Tuesday, September 10, 2013

Day 11 Drake's Trail (Tuesday Jun. 4)

Tuesday morning, as we creaked downstairs, we decided that scheduling the easier bike ride for the second day had much to recommend it.  In the spirit of moderation, we persuaded Dave (much against his inclination) to serve us a more modest breakfast, strolled down to the bike shop to confirm to Martin that we wanted to keep the bikes for a second day, and then climbed stiffly back aboard and set off in the other direction. 

The cycle route took us down along the river and past through a few back streets, and we were swiftly able to pick up Drake's Trail, a lovely, mostly traffic free cycle route that goes from Tavistock to Plymouth on the coast. 
Drake's Trail
Gem Bridge on Drake's Trail
We had planned a rather shorter ride, however, and turned off the trail to find Buckland Abbey.  Buckland Abbey was first- as you'd guess from the name- a religious community and later the home of Sir Francis Drake of oceangoing fame. 
Buckland Abbey

The gardens and grounds of the Abbey were magnificent.
One of the most impressive structures was the Great Barn- a truly vast space. 
The roof is held up by massive beams, and there are no supports on the interior- the whole thing is about 3 stories high, and completely open inside.

In the house, some rooms were furnished in a style that Drake would have recognized, while others were devoted to museum exhibits, including the famous drum, said to sound by itself when Britain is in danger.  (It wasn't making any noise when we saw it- presumably it recognized that we were no threat.)  In the kitchens, they had cookies in costume preparing period meals- it smelled wonderful!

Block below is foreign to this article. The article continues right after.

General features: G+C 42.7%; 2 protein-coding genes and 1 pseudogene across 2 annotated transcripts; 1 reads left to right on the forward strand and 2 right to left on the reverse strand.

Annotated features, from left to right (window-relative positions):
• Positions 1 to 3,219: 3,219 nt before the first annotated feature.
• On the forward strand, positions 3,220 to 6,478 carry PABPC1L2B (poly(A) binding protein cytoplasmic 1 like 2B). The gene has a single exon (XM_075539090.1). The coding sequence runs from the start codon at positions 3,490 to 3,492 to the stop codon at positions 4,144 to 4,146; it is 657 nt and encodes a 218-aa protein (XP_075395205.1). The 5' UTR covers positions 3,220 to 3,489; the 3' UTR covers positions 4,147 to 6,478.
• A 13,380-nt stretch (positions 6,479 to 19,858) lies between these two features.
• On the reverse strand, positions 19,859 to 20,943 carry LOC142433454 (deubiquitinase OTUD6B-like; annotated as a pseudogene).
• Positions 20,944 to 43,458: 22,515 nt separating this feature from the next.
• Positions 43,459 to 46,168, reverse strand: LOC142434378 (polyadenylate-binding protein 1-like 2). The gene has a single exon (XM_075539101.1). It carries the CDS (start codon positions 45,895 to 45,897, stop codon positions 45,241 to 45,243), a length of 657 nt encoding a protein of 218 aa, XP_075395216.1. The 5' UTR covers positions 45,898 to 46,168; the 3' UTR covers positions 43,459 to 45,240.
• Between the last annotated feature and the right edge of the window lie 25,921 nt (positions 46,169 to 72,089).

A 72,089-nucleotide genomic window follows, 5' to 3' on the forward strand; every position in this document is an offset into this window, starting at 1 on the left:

We had lunch at the pleasant café at the Abbey, and then cycled back in good time to return our bicycles, pick up our backpacks, and take a bus to Plymouth.   Plymouth had- as you would expect- a lovely waterfront and fine harbor. 
There is a magnificent statue to honor Drake there.  And I obtained some restorative tea and had a snack while JT wandered off.  (Lunch had been tasty but not large.)
After satisfying our curiosity about Plymouth, we boarded a train headed south into Cornwall, and the penultimate phase of our trip.  We got off in Truro, and ate dinner at the hotel (on the grounds we were too hungry to look further).  The hotel was the County Arms, and despite its name was quite modern and well-appointed, including free Wi-Fi, which we hadn't had since Exeter.

After dinner, we took a quick stroll around town to get our bearings.  The sidewalks, as we had come to expect in smaller cities, were tidily rolled up for the night, but the streets were pleasant, and we returned to the hotel more than ready to spend some time being horizontal. 
rfholly's Day 11 album on Photobucket

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